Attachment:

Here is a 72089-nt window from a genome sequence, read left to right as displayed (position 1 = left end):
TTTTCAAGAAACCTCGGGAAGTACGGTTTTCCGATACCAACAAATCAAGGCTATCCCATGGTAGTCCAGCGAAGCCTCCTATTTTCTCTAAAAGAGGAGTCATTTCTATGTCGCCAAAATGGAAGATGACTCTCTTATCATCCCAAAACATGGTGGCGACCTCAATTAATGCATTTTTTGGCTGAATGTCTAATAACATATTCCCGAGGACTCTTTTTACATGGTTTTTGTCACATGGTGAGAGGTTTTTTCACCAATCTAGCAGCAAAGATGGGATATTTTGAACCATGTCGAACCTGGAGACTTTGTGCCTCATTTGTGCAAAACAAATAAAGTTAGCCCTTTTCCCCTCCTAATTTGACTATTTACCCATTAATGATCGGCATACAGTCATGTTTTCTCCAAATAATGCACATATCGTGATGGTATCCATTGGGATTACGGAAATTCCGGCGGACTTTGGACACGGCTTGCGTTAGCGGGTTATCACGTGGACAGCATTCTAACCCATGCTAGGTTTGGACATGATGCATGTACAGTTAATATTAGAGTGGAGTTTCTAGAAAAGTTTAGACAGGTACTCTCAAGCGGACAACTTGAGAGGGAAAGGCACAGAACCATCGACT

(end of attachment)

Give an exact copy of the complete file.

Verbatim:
Here is a 72089-nt window from a genome sequence, read left to right as displayed (position 1 = left end):
TTTTCAAGAAACCTCGGGAAGTACGGTTTTCCGATACCAACAAATCAAGGCTATCCCATGGTAGTCCAGCGAAGCCTCCTATTTTCTCTAAAAGAGGAGTCATTTCTATGTCGCCAAAATGGAAGATGACTCTCTTATCATCCCAAAACATGGTGGCGACCTCAATTAATGCATTTTTTGGCTGAATGTCTAATAACATATTCCCGAGGACTCTTTTTACATGGTTTTTGTCACATGGTGAGAGGTTTTTTCACCAATCTAGCAGCAAAGATGGGATATTTTGAACCATGTCGAACCTGGAGACTTTGTGCCTCATTTGTGCAAAACAAATAAAGTTAGCCCTTTTCCCCTCCTAATTTGACTATTTACCCATTAATGATCGGCATACAGTCATGTTTTCTCCAAATAATGCACATATCGTGATGGTATCCATTGGGATTACGGAAATTCCGGCGGACTTTGGACACGGCTTGCGTTAGCGGGTTATCACGTGGACAGCATTCTAACCCATGCTAGGTTTGGACATGATGCATGTACAGTTAATATTAGAGTGGAGTTTCTAGAAAAGTTTAGACAGGTACTCTCAAGCGGACAACTTGAGAGGGAAAGGCACAGAACCATCGACT